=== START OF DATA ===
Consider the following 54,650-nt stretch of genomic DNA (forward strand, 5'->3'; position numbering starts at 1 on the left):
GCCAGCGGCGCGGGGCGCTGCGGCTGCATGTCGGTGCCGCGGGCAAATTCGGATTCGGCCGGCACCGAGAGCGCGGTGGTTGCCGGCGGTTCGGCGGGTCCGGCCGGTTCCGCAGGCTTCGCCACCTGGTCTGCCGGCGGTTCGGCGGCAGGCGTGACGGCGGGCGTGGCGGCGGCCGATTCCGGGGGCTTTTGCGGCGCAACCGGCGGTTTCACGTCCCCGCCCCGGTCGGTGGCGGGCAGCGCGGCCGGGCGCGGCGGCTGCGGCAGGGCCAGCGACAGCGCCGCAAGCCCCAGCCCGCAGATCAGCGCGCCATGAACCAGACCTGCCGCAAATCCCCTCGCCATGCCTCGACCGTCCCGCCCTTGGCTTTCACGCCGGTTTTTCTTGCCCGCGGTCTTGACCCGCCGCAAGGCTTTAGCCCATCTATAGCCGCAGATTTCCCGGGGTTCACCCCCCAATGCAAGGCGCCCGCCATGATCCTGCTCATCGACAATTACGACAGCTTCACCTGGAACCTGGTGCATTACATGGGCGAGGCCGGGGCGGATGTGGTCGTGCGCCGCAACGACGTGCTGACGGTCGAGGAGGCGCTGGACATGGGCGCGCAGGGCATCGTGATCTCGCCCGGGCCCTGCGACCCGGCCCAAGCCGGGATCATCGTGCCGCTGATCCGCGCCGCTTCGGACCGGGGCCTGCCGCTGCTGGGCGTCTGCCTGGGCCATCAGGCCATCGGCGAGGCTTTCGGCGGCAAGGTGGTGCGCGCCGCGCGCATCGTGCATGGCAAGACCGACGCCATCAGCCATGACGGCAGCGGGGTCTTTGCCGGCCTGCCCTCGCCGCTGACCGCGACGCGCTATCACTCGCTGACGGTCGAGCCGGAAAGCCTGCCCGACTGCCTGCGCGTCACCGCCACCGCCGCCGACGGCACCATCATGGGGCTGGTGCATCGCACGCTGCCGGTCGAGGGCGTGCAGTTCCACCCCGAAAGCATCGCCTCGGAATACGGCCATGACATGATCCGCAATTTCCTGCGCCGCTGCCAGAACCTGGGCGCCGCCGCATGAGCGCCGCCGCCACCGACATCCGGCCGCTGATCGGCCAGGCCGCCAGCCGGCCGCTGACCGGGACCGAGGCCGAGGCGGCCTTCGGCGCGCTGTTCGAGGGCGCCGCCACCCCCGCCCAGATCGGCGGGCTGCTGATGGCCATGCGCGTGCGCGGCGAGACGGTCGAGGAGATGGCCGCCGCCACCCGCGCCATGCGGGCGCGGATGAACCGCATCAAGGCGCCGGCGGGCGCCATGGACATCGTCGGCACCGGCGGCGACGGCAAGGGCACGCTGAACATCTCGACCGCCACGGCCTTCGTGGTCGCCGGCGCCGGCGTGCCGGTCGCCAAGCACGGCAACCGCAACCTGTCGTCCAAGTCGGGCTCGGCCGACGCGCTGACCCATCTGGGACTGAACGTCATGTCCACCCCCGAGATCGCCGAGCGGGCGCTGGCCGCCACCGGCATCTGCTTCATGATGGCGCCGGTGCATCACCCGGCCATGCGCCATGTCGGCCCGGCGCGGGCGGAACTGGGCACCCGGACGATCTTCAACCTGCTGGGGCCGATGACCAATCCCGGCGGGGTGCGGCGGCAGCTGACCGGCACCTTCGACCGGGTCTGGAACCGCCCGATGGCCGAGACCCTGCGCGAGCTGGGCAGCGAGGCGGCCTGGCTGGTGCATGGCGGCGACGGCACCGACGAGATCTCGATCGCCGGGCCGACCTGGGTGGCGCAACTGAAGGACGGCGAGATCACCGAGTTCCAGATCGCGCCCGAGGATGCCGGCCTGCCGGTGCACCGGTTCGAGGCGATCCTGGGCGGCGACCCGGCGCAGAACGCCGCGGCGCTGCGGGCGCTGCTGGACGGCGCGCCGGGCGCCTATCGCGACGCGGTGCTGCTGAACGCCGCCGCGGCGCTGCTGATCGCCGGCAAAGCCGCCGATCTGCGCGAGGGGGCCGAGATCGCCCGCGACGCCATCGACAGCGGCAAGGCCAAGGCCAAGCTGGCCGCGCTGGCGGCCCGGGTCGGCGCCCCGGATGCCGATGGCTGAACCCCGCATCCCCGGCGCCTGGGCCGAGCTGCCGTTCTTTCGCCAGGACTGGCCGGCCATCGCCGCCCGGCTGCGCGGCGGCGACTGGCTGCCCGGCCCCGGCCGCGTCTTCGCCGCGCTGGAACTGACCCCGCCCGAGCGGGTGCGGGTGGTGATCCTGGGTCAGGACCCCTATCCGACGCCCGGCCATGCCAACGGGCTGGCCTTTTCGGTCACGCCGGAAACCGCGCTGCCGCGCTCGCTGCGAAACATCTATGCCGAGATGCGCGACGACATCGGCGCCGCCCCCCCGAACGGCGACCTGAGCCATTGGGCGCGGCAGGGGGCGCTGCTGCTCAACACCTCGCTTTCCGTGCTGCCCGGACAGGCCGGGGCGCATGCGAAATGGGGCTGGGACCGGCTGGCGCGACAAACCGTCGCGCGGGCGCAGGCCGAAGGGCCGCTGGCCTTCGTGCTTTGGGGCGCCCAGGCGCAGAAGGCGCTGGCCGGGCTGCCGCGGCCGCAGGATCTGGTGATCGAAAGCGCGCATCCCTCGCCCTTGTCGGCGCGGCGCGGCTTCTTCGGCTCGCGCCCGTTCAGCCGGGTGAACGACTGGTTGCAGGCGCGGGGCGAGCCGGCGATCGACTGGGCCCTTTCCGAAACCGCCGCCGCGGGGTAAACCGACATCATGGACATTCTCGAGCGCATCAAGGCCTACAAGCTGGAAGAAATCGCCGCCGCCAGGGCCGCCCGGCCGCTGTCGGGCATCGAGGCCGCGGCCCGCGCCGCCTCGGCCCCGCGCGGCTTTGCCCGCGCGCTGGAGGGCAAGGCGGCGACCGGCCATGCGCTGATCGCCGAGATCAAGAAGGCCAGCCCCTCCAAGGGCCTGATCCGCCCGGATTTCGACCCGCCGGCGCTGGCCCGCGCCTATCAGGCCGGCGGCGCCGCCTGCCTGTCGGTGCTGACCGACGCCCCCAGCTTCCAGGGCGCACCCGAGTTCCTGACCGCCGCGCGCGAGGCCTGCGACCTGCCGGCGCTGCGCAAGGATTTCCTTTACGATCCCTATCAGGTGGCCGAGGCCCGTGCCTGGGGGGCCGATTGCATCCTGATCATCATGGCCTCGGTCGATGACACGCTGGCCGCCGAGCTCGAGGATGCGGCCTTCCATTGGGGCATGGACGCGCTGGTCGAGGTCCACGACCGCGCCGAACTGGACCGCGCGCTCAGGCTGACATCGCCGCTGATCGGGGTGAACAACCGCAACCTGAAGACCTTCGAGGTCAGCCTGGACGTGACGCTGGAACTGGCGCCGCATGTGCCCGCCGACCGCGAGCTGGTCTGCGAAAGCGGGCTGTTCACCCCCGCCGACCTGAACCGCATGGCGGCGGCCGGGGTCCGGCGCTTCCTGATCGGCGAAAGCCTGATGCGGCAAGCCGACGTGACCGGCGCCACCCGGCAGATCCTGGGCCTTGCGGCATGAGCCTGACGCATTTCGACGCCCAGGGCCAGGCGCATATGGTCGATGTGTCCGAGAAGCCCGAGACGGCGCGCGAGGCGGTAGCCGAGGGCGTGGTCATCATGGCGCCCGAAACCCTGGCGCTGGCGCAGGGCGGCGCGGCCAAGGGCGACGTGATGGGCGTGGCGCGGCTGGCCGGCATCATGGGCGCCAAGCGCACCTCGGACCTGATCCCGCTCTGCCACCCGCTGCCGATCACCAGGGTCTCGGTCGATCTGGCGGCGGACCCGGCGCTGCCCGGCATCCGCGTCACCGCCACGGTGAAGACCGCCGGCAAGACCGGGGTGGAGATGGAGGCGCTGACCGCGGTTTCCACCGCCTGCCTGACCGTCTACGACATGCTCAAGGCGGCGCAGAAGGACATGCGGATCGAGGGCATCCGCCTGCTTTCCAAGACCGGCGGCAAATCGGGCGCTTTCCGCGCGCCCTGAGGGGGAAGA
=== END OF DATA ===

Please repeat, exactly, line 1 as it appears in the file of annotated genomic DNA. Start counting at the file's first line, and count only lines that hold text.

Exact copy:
Consider the following 54,650-nt stretch of genomic DNA (forward strand, 5'->3'; position numbering starts at 1 on the left):